Innocent Ruwende Senior Reporter
Harare City Council is set to recruit a chief traffic transportation planner to deal with the chaos obtaining in the Central Business District and other parts of the city where congestion is now the order of the day at intersections, especially during peak hours.
The problem has been largely attributed to many malfunctioning traffic lights that have gone for months without being repaired and pirate taxis, commuter omnibuses and vendors that have congested streets.
The obtaining situation will hamper Harare from achieving its ambition of becoming a world class city by 2025 if nothing is done soon.
According to the City of Harare, a world class city is one that has eight or more attributes of a modern city.
City corporate communications manager Mr Michael Chideme said the city was strengthening its systems to improve service delivery.
“We are strengthening our systems,” he said.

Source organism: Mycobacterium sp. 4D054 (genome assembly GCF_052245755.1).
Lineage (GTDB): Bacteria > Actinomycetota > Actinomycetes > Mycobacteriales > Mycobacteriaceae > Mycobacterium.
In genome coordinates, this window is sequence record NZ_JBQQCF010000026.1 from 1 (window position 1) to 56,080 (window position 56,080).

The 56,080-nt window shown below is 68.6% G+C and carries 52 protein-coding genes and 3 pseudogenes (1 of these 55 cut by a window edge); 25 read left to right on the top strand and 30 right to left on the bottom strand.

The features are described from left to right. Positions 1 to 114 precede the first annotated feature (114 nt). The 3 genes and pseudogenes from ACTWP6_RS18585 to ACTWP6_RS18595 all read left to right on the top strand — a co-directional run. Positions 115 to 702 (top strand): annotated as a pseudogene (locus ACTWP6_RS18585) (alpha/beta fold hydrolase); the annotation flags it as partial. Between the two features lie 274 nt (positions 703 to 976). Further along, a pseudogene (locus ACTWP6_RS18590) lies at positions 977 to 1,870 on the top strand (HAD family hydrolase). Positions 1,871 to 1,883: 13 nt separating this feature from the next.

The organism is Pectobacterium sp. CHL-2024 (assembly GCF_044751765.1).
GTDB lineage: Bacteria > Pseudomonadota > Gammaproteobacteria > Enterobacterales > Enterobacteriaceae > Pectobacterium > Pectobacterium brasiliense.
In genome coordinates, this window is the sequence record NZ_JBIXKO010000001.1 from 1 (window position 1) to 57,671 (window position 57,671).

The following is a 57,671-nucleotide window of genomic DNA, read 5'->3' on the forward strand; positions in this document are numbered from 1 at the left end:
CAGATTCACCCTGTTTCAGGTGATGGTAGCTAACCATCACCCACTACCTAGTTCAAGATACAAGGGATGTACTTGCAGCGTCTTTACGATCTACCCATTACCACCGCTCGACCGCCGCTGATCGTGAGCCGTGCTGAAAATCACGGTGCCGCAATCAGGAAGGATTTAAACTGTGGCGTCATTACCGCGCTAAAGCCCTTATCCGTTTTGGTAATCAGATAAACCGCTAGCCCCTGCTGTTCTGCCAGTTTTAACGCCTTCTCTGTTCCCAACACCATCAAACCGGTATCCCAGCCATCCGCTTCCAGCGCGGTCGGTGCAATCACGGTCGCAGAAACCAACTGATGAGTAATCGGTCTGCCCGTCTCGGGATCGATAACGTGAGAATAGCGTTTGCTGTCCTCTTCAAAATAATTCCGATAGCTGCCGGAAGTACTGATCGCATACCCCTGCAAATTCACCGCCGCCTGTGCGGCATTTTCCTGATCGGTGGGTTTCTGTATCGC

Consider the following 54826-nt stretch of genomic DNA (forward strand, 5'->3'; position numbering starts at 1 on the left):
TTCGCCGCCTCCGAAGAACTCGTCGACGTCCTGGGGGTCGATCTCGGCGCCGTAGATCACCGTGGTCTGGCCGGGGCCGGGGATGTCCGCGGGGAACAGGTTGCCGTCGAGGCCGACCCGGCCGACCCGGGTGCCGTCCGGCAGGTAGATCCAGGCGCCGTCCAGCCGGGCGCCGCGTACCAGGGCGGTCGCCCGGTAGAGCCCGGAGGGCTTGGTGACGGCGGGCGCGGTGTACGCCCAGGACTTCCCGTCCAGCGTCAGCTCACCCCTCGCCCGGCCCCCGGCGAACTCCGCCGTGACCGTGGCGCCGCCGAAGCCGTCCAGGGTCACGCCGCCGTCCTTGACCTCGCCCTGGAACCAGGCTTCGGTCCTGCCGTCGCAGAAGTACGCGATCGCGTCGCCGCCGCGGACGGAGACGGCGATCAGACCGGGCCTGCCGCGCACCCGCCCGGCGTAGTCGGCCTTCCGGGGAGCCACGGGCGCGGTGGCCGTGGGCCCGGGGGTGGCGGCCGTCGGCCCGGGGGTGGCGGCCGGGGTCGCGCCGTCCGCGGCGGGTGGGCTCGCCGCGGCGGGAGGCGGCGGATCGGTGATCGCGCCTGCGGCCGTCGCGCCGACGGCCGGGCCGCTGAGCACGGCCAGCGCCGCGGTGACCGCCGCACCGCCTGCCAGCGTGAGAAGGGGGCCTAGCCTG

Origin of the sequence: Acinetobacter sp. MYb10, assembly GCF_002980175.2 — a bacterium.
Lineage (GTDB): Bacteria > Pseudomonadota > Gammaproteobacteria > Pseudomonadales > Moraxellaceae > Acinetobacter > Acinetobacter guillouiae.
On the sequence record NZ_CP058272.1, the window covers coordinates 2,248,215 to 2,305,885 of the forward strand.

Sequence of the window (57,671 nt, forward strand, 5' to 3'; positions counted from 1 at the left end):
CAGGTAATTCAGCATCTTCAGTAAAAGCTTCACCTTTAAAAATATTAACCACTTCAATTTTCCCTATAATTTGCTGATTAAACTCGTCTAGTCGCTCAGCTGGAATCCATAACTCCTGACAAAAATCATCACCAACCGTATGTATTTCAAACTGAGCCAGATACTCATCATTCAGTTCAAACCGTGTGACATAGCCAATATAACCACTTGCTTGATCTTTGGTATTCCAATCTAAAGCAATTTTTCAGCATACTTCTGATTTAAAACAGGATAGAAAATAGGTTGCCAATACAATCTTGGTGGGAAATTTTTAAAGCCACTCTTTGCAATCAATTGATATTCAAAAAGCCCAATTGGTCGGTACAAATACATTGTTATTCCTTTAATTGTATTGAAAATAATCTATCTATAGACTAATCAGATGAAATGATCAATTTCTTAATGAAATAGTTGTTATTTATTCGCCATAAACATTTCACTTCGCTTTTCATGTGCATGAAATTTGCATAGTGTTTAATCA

“This sector has been our Achilles’ heel for some time. We want to make our roads trafficable and have proper transportation planning gurus to achieve a world class city.”
The chief traffic and transportation planner will be under the City Planning Division of the Department of Works and responsible for the overall provision of leadership in the formulation and implementation of policies applicable to traffic and transportation systems in the City of Harare.
The incumbent will also assist the city planner in the formulation and implementation of traffic and transportation policies, strategies and systems in a sustainable way.
She or he will also advise on proposals for medium and long-term development of the city’s traffic and transportation systems, manage city roads trafficability, implements statutory duties in terms of Road Traffic Act and municipal by-laws and produce traffic and transportation master and local plans.
The chief traffic transportation will also manage billboard advertising amid reports that the city could be losing thousands of dollars in that area.
Last year, an audit of bill boards in greater Harare showed that poor management of billboard records by the city was costing it thousands of dollars as some companies were erecting billboards for free.
Apart from 1 103 registered billboards, there were an extra 300 billboards on private properties that were excluded from the city’s billing platform.
The city is raking in $3,6 million annually in advertising revenue from seven companies it signed deals with, but could be losing thousands from those illegally erecting billboards.